What’s the Difference? Index Fund vs ETF
Lisa Whitley — For this short series of articles, we’ll explore the differences between common financial vehicles. Maybe you know already, perhaps you don’t; either way a rising tide lifts all boats!
So, what is the difference between… an index mutual fund and an exchange-traded fund (ETF)?
Just when you had mastered the intricacies of mutual funds, you were thrown a curve ball and offered the opportunity to invest in an exchange-traded fund (ETF). What’s the difference?
Both are low-cost ways to invest in a diversified pool of assets, usually stocks or bonds. Both seek to mirror the performance of an index, for example the S&P 500. The stocks held by a typical S&P 500 index mutual fund and an S&P 500 ETF are the same! But now the roads start to diverge…
The biggest difference that would likely matter to you is cost; that S&P 500 ETF likely has a lower fee than the S&P 500 index mutual fund. The difference may not be dramatic, but it does exist.
The other difference between the two options is how they are traded. When you buy (or sell) shares in a mutual fund, your order is not processed until after the trading day has ended; the price you pay (or receive) is the price at the end of the day. However, when you buy or sell shares within an ETF, that trade is executed immediately, just as if you were buying or selling an individual stock. For active traders, this can be important. For you, probably not so much.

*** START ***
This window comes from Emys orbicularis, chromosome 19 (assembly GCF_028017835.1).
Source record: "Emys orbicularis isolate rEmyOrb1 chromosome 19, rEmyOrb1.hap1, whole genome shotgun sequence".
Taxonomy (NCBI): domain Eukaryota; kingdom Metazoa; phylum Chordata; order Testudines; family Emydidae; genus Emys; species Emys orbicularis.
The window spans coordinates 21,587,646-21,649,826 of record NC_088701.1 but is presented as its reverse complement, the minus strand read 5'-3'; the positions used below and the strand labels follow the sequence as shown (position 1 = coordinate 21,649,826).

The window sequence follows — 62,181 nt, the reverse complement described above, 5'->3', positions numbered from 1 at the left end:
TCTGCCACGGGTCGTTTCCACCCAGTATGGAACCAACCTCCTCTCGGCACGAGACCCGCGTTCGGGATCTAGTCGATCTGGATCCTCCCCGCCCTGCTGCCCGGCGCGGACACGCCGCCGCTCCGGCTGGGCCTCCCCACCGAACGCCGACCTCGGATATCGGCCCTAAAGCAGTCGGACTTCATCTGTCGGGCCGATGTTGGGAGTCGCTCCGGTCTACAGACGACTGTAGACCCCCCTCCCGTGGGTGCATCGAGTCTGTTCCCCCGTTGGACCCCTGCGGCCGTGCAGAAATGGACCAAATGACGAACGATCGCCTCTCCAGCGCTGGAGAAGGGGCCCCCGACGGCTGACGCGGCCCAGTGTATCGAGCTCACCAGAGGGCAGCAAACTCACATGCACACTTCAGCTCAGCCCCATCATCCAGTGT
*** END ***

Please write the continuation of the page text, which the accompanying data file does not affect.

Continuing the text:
For a typical retirement investor, either choice — index mutual fund or ETF — will serve you well. In fact, a workplace retirement plan may only offer one or the other. But if you have a retirement account outside of the workplace (an IRA), you may have the option of choosing either. As always, first reflect back on your investing goal. Then, choose the fund (or funds) that meet this objective, of whatever type.
As you might imagine, there are complications to this simple tale. Increasingly, there are more complicated ETFs available that invest in very narrow market sectors, or that use more risky leverage (debt) strategies to hopefully improve returns. As always, steer clear of what you do not understand well and consult experts.